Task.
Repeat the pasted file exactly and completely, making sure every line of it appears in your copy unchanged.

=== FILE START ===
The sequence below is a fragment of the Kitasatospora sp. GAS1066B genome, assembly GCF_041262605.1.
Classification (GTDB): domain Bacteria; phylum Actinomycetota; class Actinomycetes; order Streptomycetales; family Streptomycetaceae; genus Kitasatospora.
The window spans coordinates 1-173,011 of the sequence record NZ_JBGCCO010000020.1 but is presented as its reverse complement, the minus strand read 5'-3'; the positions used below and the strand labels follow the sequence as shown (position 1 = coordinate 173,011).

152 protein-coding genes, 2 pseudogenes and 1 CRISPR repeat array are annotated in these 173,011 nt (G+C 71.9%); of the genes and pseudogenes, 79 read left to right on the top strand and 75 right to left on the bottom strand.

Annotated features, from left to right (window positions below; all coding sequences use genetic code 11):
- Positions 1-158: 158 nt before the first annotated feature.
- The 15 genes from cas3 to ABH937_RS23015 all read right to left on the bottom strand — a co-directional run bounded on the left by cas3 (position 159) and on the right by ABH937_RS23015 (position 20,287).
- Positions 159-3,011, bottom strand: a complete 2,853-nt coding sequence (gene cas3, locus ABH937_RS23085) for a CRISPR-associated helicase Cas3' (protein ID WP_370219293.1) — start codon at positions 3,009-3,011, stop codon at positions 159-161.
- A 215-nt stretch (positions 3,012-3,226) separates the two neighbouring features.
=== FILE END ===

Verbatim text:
The sequence below is a fragment of the Kitasatospora sp. GAS1066B genome, assembly GCF_041262605.1.
Classification (GTDB): domain Bacteria; phylum Actinomycetota; class Actinomycetes; order Streptomycetales; family Streptomycetaceae; genus Kitasatospora.
The window spans coordinates 1-173,011 of the sequence record NZ_JBGCCO010000020.1 but is presented as its reverse complement, the minus strand read 5'-3'; the positions used below and the strand labels follow the sequence as shown (position 1 = coordinate 173,011).

152 protein-coding genes, 2 pseudogenes and 1 CRISPR repeat array are annotated in these 173,011 nt (G+C 71.9%); of the genes and pseudogenes, 79 read left to right on the top strand and 75 right to left on the bottom strand.

Annotated features, from left to right (window positions below; all coding sequences use genetic code 11):
- Positions 1-158: 158 nt before the first annotated feature.
- The 15 genes from cas3 to ABH937_RS23015 all read right to left on the bottom strand — a co-directional run bounded on the left by cas3 (position 159) and on the right by ABH937_RS23015 (position 20,287).
- Positions 159-3,011, bottom strand: a complete 2,853-nt coding sequence (gene cas3, locus ABH937_RS23085) for a CRISPR-associated helicase Cas3' (protein ID WP_370219293.1) — start codon at positions 3,009-3,011, stop codon at positions 159-161.
- A 215-nt stretch (positions 3,012-3,226) separates the two neighbouring features.